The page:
It’s been 30 years since Richard Stallman announced his project to create a free alternative to Unix. The world has changed a lot since then, the Internet had changed and grown enormously, and Free Software has become a success that not even Stallman might have dared to dream of. Of course, some things didn’t work out quite the way Stallman had intended: The GNU Hurd kernel is still just a curiosity, and most likely will never see widespread adoption. Instead, Linus Torvalds came along with his kernel, and licensed it under Stallman’s GPL, thus making it free for everybody to use, distribute and contribute to. Today the GNU tools and core utilities, and the Linux kernel is used by millions of people every day. Whole businesses, like Google and Amazon, are built around these Free systems. It’d be hard to imagine the world today without Linux and GNU.

Below is the message which started it all. And today Stallman is looking forward, explaining why free software is more important than ever. His main theme and message has not changed much over the years: The freedom to run, study, distribute and modify computer programs is vital to a democracy which relies on technology and computers to function. Without these freedoms, we get exactly the kind of crippled products Stallman warns about: Sony removing features from its products over-night; Amazon deleting books you have bought; mobile phones and computers which only accept software from certain authorities (e.g. iPhone, gaming consoles).

However, the dangers of proprietary software and lock-in are even more sever: NSA has been shown to require back-doors and security holes to be implemented in proprietary software like Microsoft Windows so that they more easily can spy on their targets. Furthermore, centralization and lock-in to services like Facebook and others has led them to be prime targets for dragnet surveillance. This is part of why Free software is more important than before.
 
 
 

Free Unix!

Starting this Thanksgiving I am going to write a complete
Unix-compatible software system called GNU (for Gnu’s Not Unix), and
give it away free to everyone who can use it. Contributions of time,
money, programs and equipment are greatly needed.

To begin with, GNU will be a kernel plus all the utilities needed to
write and run C programs: editor, shell, C compiler, linker,
assembler, and a few other things. After this we will add a text
formatter, a YACC, an Empire game, a spreadsheet, and hundreds of
other things. We hope to supply, eventually, everything useful that
normally comes with a Unix system, and anything else useful, including
on-line and hardcopy documentation.

GNU will be able to run Unix programs, but will not be identical
to Unix. We will make all improvements that are convenient, based
on our experience with other operating systems. In particular,
we plan to have longer filenames, file version numbers, a crashproof
file system, filename completion perhaps, terminal-independent
display support, and eventually a Lisp-based window system through
which several Lisp programs and ordinary Unix programs can share a screen.
Both C and Lisp will be available as system programming languages.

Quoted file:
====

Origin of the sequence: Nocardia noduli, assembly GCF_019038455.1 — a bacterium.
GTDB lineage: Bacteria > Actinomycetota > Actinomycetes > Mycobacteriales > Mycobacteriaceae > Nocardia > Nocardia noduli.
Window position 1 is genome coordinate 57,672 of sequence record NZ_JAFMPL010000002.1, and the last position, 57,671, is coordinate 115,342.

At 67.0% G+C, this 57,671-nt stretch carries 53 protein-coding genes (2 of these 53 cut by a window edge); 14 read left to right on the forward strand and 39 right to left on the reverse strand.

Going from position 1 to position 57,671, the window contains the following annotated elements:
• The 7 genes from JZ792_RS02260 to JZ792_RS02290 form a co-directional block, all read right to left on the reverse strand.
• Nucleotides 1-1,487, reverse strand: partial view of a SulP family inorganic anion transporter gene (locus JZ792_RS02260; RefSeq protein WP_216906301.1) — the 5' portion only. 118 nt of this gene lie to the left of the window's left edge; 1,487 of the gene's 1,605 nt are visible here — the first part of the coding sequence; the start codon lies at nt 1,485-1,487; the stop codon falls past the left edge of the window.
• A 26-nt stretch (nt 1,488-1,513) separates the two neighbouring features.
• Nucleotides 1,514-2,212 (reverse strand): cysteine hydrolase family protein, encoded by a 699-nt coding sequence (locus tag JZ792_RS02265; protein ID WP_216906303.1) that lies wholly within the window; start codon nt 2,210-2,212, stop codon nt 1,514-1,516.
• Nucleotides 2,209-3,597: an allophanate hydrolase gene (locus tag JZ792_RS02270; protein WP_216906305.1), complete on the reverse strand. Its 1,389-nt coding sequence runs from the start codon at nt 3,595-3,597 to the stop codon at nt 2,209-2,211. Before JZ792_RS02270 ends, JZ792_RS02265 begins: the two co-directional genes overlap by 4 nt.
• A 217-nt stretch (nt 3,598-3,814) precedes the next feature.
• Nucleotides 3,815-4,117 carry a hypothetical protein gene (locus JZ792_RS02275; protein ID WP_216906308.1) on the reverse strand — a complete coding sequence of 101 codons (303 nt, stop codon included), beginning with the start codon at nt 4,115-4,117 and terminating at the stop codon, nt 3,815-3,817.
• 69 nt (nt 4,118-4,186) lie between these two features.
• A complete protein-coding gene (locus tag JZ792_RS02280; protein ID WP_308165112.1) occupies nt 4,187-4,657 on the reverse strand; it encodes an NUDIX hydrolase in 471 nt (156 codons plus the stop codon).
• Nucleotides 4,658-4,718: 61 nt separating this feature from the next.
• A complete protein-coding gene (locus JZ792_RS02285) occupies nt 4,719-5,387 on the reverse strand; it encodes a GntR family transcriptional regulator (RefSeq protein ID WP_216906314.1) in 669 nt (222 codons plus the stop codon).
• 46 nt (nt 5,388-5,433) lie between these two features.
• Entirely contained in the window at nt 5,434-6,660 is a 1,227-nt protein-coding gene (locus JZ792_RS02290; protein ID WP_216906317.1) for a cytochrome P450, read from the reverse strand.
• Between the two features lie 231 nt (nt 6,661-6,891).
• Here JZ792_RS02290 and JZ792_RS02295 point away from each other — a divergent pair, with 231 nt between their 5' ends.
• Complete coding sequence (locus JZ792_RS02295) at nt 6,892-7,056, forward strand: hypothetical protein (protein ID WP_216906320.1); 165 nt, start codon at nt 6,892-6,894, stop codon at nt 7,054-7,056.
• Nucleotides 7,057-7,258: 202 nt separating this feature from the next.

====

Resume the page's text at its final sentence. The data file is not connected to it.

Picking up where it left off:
We will have network software based on MIT’s chaosnet protocol,
far superior to UUCP. We may also have something compatible
with UUCP.

Who Am I?

I am Richard Stallman, inventor of the original much-imitated EMACS
editor, now at the Artificial Intelligence Lab at MIT. I have worked
extensively on compilers, editors, debuggers, command interpreters, the
Incompatible Timesharing System and the Lisp Machine operating system.
I pioneered terminal-independent display support in ITS. In addition I
have implemented one crashproof file system and two window systems for
Lisp machines.

Why I Must Write GNU

I consider that the golden rule requires that if I like a program I
must share it with other people who like it. I cannot in good
conscience sign a nondisclosure agreement or a software license
agreement.

So that I can continue to use computers without violating my principles,
I have decided to put together a sufficient body of free software so that
I will be able to get along without any software that is not free.

How You Can Contribute

I am asking computer manufacturers for donations of machines and money.
I’m asking individuals for donations of programs and work.

One computer manufacturer has already offered to provide a machine. But
we could use more. One consequence you can expect if you donate
machines is that GNU will run on them at an early date. The machine had
better be able to operate in a residential area, and not require
sophisticated cooling or power.

Individual programmers can contribute by writing a compatible duplicate
of some Unix utility and giving it to me. For most projects, such
part-time distributed work would be very hard to coordinate; the
independently-written parts would not work together. But for the
particular task of replacing Unix, this problem is absent. Most
interface specifications are fixed by Unix compatibility. If each
contribution works with the rest of Unix, it will probably work
with the rest of GNU.

If I get donations of money, I may be able to hire a few people full or
part time. The salary won’t be high, but I’m looking for people for
whom knowing they are helping humanity is as important as money. I view
this as a way of enabling dedicated people to devote their full energies to
working on GNU by sparing them the need to make a living in another way.

For more information, contact me.
Arpanet mail:
RMS@MIT-MC.ARPA

Usenet:
…!mit-eddie!RMS@OZ
…!mit-vax!RMS@OZ

US Snail:
Richard Stallman
166 Prospect St
Cambridge, MA 02139